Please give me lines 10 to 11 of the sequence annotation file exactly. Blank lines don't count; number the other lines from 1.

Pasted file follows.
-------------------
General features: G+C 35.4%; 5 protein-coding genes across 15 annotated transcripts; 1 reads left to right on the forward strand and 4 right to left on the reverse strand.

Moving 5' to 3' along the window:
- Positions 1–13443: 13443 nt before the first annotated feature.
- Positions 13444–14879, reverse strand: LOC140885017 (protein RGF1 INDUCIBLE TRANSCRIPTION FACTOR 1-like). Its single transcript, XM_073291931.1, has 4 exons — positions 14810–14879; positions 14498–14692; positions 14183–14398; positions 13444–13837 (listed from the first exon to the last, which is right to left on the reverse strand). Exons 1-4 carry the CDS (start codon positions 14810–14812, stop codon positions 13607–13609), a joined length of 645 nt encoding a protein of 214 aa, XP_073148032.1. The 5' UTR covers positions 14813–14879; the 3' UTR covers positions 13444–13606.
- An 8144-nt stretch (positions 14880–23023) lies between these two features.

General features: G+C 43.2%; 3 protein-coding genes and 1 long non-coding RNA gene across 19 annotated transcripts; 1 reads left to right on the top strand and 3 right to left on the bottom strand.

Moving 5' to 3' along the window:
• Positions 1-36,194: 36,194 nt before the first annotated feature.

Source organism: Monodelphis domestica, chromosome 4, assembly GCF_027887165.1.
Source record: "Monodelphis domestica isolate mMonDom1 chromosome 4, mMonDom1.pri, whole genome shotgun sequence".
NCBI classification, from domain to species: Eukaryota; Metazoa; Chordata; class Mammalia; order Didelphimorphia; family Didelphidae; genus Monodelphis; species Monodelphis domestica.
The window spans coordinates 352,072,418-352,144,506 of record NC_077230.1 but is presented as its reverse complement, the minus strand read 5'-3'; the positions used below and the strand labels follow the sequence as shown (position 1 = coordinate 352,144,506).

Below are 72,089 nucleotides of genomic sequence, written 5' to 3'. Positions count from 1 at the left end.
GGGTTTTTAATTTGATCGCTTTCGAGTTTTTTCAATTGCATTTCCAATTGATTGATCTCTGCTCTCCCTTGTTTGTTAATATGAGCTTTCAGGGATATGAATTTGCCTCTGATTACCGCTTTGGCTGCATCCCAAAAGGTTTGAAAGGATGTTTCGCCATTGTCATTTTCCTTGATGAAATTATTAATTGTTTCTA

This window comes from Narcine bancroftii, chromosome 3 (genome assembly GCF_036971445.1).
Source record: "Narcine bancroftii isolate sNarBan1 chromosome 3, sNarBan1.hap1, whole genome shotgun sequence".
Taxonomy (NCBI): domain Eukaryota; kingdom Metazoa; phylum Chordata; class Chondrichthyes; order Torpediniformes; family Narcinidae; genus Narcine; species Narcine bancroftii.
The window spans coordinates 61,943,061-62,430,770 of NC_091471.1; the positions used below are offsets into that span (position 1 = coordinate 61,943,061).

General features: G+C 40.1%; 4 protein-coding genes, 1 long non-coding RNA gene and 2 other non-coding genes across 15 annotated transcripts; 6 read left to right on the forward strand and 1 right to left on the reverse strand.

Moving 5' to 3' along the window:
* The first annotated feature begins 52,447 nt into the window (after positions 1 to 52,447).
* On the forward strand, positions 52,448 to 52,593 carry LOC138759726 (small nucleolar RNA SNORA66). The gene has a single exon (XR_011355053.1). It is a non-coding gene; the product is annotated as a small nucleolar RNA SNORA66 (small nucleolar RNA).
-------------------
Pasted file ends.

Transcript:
Source record: "Monodelphis domestica isolate mMonDom1 chromosome 4, mMonDom1.pri, whole genome shotgun sequence".
NCBI classification, from domain to species: Eukaryota; Metazoa; Chordata; class Mammalia; order Didelphimorphia; family Didelphidae; genus Monodelphis; species Monodelphis domestica.